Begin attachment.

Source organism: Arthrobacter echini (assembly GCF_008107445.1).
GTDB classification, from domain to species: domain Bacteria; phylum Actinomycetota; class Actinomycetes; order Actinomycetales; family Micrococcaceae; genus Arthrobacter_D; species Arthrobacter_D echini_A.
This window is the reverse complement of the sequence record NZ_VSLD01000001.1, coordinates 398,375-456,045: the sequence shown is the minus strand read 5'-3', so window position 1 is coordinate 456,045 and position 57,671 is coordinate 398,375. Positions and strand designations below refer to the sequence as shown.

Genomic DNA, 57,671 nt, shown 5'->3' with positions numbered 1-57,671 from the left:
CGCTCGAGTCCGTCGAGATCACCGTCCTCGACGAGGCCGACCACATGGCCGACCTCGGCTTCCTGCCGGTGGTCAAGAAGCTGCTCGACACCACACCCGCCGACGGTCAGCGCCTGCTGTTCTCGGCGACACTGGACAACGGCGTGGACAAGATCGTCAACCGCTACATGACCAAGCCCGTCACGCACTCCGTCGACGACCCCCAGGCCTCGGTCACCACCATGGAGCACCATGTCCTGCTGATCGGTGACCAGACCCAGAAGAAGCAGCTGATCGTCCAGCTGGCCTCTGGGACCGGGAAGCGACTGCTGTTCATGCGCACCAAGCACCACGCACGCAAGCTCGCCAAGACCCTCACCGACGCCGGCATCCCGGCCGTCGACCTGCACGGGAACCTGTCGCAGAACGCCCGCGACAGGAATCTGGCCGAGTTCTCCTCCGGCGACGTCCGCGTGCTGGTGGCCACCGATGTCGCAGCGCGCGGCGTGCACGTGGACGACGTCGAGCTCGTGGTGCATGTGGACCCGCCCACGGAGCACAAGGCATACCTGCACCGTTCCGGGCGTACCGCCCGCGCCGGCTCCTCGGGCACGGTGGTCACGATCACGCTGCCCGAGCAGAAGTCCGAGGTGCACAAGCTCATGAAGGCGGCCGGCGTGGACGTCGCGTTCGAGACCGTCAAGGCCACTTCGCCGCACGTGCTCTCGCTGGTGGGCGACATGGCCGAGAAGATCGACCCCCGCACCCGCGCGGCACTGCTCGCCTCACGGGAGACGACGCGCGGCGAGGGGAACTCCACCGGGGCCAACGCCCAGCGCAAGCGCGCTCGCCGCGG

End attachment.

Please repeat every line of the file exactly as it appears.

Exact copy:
Source organism: Arthrobacter echini (assembly GCF_008107445.1).
GTDB classification, from domain to species: domain Bacteria; phylum Actinomycetota; class Actinomycetes; order Actinomycetales; family Micrococcaceae; genus Arthrobacter_D; species Arthrobacter_D echini_A.
This window is the reverse complement of the sequence record NZ_VSLD01000001.1, coordinates 398,375-456,045: the sequence shown is the minus strand read 5'-3', so window position 1 is coordinate 456,045 and position 57,671 is coordinate 398,375. Positions and strand designations below refer to the sequence as shown.

Genomic DNA, 57,671 nt, shown 5'->3' with positions numbered 1-57,671 from the left:
CGCTCGAGTCCGTCGAGATCACCGTCCTCGACGAGGCCGACCACATGGCCGACCTCGGCTTCCTGCCGGTGGTCAAGAAGCTGCTCGACACCACACCCGCCGACGGTCAGCGCCTGCTGTTCTCGGCGACACTGGACAACGGCGTGGACAAGATCGTCAACCGCTACATGACCAAGCCCGTCACGCACTCCGTCGACGACCCCCAGGCCTCGGTCACCACCATGGAGCACCATGTCCTGCTGATCGGTGACCAGACCCAGAAGAAGCAGCTGATCGTCCAGCTGGCCTCTGGGACCGGGAAGCGACTGCTGTTCATGCGCACCAAGCACCACGCACGCAAGCTCGCCAAGACCCTCACCGACGCCGGCATCCCGGCCGTCGACCTGCACGGGAACCTGTCGCAGAACGCCCGCGACAGGAATCTGGCCGAGTTCTCCTCCGGCGACGTCCGCGTGCTGGTGGCCACCGATGTCGCAGCGCGCGGCGTGCACGTGGACGACGTCGAGCTCGTGGTGCATGTGGACCCGCCCACGGAGCACAAGGCATACCTGCACCGTTCCGGGCGTACCGCCCGCGCCGGCTCCTCGGGCACGGTGGTCACGATCACGCTGCCCGAGCAGAAGTCCGAGGTGCACAAGCTCATGAAGGCGGCCGGCGTGGACGTCGCGTTCGAGACCGTCAAGGCCACTTCGCCGCACGTGCTCTCGCTGGTGGGCGACATGGCCGAGAAGATCGACCCCCGCACCCGCGCGGCACTGCTCGCCTCACGGGAGACGACGCGCGGCGAGGGGAACTCCACCGGGGCCAACGCCCAGCGCAAGCGCGCTCGCCGCGG